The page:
Church Stops Clergy From Digging Up 'Shakespeare Skull'

Clergymen wanted conjecture settled once and for all
By Neal Colgrass,  Newser Staff
Posted Nov 22, 2015 1:10 PM CST
Church Denies DNA Test of 'Shakespeare Skull'
A detail of a portrait of William Shakespeare, presented by the Shakespeare Birthplace trust, is seen in central London, Monday March 9, 2009.   (AP Photo/Lefteris Pitarakis)

Like to size up the cranium that once held the brain behind Macbeth, Hamlet, and roughly 1,500 words we still use today? Well, it's bad news for you—and anyone who believes William Shakespeare's skull is lying under a small village chapel in England, the Birmingham Mail reports. Seems a clergyman at St. Leonard's Church in Beoley, Redditch, asked to have the skull there removed for a quick DNA test and saw his request denied. "The curiosity as to the skull at Beoley has no factual base whatsoever to justify exhumation, removal, or investigation," says church lawyer Charles Mynors, who issued the denial in a nearly 7,000-word report. "The whole enterprise is entirely speculative." Shakespeare scholars are on his side, but local folklore and two mysterious articles tell a different tale.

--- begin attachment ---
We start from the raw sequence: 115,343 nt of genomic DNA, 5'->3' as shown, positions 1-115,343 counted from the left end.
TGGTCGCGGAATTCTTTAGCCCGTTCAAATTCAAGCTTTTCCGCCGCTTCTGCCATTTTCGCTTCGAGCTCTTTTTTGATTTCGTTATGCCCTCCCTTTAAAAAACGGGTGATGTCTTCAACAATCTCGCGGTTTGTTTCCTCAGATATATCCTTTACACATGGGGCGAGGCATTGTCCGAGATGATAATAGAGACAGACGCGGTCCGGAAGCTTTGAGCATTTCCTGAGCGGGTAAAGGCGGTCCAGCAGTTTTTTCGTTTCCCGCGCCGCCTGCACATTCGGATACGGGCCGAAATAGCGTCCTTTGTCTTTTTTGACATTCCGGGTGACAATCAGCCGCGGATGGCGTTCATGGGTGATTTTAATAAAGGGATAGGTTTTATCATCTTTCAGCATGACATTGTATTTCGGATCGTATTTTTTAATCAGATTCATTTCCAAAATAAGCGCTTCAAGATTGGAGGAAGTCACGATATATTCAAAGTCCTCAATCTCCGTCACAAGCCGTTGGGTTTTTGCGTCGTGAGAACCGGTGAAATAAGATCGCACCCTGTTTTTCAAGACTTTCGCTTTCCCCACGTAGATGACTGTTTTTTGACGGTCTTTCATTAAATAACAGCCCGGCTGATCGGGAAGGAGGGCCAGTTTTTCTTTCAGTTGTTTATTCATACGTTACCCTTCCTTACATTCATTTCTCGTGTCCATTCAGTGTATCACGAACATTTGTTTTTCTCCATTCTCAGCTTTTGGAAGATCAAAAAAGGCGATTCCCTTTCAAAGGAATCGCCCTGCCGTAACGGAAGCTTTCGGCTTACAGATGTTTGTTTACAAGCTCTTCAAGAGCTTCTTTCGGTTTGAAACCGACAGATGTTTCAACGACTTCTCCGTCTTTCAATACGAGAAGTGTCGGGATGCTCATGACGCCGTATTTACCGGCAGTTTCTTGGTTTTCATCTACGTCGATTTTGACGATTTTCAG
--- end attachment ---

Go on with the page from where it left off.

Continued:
Dated 1879 and 1884, the anonymous articles claim that a doctor dug up Shakespeare's skull to win a reward offered by an art historian in 1769, the Telegraph reports. But after the doctor couldn't get his money, the skull was buried in a vault under St. Leonard's Church. With the Rev. Paul Irving's request for a DNA test now denied, area clergymen are licking their wounds: "There is this skull sitting there on its own and we would love to know who it is," says a reverend who oversees the Beoley church. "The problem for us now is that the failure to conduct a detailed investigation will result in a higher level of uninformed speculation." As it happens, Shakespeare's tombstone epitaph at Stratford-upon-Avon includes a warning against grave-robbers: "Bleste be the man that spares thes stones," it reads in part. "And curst be he that moves my bones." (Researchers have credited Shakespeare with a new play.)

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